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Heart-Health Screenings: What you need and when you need it

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Heart Disease related image Photo: Getty Images

Let’s face it, there are a lot of risk factors leading you down the path to future heart disease – diabetes, obesity, high blood pressure, smoking, high blood cholesterol levels, physical inactivity – just to name a few.

According to the Center for Disease Control and Prevention or CDC, 37 percent of all Americans have at least two risk factors for heart disease. The number of Americans affected by individual risk factors varies with physical inactivity leading the charge at almost 40 percent. In 2005-2006, the CDC reported risk factors as follows:

Physical inactivity: 39.5 percent
Obesity: 33.9 percent
High blood pressure: 30.5 percent
Smoking: 20.8 percent
High blood cholesterol: 15.6 percent
Diabetes: 10 percent (CDC 1.)

While some risk factors, such as obesity and smoking, are obvious, others are not quite so transparent. With so many different risk factors, how do you manage your health and keep your risk factors in check? What screening tests do you need and when do you need them? How much weight is too much? When do you know if blood pressure is too much to be healthy?

Managing heart health risk factors can be daunting, but it doesn’t have to be overwhelming. To help you manage your heart health, the American Heart Association recommends the following:

• All heart screening exams, except glucose levels, should begin at age 20.

• Obesity: Begin screening at age 20; weight, as well as body mass index, BMI, and waist circumference should be taken at every visit with your physician.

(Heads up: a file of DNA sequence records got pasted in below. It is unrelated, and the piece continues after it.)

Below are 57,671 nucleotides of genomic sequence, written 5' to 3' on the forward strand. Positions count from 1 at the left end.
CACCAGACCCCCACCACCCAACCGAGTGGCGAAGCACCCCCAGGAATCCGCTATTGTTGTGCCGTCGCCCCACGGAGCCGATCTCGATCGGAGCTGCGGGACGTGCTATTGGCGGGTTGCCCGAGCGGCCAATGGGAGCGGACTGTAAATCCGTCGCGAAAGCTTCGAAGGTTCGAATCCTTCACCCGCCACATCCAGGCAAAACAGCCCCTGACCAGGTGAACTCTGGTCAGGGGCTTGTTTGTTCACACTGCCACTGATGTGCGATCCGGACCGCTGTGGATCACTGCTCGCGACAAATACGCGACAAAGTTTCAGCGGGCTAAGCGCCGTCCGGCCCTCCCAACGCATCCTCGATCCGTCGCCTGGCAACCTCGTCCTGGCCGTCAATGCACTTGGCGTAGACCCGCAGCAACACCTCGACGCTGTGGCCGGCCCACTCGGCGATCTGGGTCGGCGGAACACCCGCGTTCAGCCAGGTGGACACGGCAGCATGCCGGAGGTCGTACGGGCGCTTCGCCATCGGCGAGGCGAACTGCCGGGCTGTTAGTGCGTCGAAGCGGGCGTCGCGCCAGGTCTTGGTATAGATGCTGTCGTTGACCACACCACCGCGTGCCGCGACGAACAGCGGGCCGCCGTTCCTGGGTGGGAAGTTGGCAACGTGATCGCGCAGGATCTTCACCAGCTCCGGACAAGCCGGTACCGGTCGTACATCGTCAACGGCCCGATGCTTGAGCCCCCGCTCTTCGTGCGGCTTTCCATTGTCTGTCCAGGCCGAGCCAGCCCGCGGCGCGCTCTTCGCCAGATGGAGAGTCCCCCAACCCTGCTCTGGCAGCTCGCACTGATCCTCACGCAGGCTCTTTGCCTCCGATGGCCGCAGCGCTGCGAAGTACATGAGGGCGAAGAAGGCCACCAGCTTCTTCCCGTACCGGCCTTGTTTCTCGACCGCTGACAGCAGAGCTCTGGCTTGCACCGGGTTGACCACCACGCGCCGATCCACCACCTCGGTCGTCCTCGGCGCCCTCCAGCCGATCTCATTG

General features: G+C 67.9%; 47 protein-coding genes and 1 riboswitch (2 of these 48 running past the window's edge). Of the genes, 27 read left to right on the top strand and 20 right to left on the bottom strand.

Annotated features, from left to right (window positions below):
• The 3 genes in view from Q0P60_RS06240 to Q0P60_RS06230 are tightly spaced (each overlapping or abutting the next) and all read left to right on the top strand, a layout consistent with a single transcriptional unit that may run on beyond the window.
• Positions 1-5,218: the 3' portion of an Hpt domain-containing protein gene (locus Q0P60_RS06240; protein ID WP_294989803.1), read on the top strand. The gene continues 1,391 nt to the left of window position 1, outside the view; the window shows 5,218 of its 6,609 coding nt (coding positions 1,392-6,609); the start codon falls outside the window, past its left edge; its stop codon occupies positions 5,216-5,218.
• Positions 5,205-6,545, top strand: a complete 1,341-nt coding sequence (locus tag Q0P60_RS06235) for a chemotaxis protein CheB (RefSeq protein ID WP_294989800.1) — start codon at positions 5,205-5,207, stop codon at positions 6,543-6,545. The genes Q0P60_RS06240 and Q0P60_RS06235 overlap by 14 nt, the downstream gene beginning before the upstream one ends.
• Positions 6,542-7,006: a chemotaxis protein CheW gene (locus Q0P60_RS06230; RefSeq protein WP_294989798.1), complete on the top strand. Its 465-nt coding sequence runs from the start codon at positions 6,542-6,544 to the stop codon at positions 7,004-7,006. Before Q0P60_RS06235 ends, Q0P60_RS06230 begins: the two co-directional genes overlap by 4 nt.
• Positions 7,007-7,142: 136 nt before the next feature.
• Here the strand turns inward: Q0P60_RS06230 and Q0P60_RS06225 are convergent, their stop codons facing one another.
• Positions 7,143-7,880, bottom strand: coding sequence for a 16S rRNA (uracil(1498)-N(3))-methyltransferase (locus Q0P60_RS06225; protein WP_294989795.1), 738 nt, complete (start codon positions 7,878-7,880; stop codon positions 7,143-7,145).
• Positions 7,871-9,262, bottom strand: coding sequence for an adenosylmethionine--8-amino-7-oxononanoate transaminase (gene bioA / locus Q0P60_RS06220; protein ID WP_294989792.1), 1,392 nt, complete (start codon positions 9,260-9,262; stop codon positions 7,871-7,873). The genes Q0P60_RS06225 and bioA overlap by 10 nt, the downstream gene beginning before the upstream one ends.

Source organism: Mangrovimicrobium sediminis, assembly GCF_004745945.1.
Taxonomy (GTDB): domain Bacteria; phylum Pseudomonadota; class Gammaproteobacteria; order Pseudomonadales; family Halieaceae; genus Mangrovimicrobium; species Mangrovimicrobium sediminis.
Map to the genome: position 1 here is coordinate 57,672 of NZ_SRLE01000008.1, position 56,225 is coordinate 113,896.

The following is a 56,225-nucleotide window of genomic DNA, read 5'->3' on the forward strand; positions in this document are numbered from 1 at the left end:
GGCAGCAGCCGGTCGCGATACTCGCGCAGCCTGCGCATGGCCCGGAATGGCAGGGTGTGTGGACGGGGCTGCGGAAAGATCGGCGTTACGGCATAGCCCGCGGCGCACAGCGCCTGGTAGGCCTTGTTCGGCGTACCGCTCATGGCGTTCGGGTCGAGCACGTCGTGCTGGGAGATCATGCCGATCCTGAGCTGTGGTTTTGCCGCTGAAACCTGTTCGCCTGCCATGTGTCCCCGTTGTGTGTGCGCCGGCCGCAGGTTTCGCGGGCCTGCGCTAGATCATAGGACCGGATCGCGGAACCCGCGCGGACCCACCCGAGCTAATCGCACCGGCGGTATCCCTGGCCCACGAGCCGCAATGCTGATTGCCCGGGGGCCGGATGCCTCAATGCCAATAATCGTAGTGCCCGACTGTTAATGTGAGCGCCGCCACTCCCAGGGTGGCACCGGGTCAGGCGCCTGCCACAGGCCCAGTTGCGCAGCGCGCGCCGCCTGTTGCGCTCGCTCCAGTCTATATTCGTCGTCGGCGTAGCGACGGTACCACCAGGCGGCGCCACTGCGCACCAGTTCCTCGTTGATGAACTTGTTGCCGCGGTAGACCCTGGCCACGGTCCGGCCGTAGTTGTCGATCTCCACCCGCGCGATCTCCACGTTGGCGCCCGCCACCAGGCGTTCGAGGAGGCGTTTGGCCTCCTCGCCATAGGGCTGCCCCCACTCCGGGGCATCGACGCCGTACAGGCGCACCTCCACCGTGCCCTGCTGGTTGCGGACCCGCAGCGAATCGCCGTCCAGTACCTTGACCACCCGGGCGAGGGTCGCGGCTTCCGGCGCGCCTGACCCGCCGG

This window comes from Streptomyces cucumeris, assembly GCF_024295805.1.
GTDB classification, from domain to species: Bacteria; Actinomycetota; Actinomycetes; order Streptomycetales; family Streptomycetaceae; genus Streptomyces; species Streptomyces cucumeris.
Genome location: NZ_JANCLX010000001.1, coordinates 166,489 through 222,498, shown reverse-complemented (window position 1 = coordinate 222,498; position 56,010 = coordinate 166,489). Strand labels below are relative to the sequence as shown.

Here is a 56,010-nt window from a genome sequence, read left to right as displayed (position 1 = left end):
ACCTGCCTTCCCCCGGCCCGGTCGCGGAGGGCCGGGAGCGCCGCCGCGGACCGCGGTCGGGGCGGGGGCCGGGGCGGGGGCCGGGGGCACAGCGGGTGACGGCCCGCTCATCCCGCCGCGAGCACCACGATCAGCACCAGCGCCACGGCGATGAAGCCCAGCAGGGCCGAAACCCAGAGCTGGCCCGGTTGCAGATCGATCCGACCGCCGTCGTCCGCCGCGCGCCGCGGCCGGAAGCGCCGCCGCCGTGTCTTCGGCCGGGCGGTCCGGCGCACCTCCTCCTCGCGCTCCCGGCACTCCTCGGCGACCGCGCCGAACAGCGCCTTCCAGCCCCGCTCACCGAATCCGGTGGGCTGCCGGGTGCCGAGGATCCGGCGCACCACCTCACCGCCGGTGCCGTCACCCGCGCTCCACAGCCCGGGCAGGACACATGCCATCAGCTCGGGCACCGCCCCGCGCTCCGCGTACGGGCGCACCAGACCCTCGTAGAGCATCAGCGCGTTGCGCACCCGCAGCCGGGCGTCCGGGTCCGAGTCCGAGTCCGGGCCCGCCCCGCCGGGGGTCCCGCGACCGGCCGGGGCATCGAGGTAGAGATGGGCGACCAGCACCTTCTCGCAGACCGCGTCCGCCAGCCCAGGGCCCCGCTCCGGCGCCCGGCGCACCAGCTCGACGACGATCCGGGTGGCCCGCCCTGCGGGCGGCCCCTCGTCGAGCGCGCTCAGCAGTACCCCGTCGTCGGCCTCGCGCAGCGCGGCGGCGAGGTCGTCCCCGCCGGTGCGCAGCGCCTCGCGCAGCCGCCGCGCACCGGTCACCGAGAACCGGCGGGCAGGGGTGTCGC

• High blood pressure: Begin screening at age 20; minimum screening every two years and more frequently if blood pressure is higher than 120/80 mm Hg

• High blood cholesterol: Begin screening at age 20; minimum screening every five years; screening should test total cholesterol levels, low-density lipoprotein, LDL cholesterol, high-density lipoprotein, HDL cholesterol, and triglycerides; those with high blood cholesterol, men over 45, women over 50, and those with other risk factors should be tested more frequently as indicated by their physician.

• Diabetes/blood glucose levels: Begin screening at age 45; minimum screening every three years; high glucose levels increases your risk for type 2 diabetes.

• Other risk factors: smoking, physical activity, diet: Discuss ways to improve diet and exercise habits, as well as ways to quit smoking, if applicable, at every visit with your physician.

If you want to keep this information handy, you can print out a Recommended Settings/Risk Factors quick reference chart from http://www.heart.org/idc/groups/heart-public/@wcm/@hcm/documents/downloadable/ucm_428691.pdf.

Heart Health Screenings, American Heart Association, 23 Jun 2011, http://www.heart.org/HEARTORG/Conditions/Heart-Health-Screenings_UCM_428687_Article.jsp

Heart Disease Facts: Americans at Risk, Centers for Disease Control and Prevention, 21 Dec 2010, http://www.cdc.gov/heartdisease/facts.htm

Reviewed July 25, 2011
by Michele Blacksberg R.N.
Edited by Shannon Koehle

Add a Comment2 Comments

EmpowHER Guest

Thank you for stressing the importance of heart screening, nowadays. Health screening helps you find out if you have a particular disease or condition even if you feel perfectly well, without any symptoms and signs of disease. Anna Marie from strapless dresses' guide.

October 6, 2011 - 11:42pm
Blogger (reply to Anonymous)

Hi Anna, Thank you for writing... I couldn't agree with you more about the importance of health screenings. Personally, I'd rather be proactive than have to react to an event after the fact. Mary

October 16, 2011 - 8:01pm
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We value and respect our HERWriters' experiences, but everyone is different. Many of our writers are speaking from personal experience, and what's worked for them may not work for you. Their articles are not a substitute for medical advice, although we hope you can gain knowledge from their insight.

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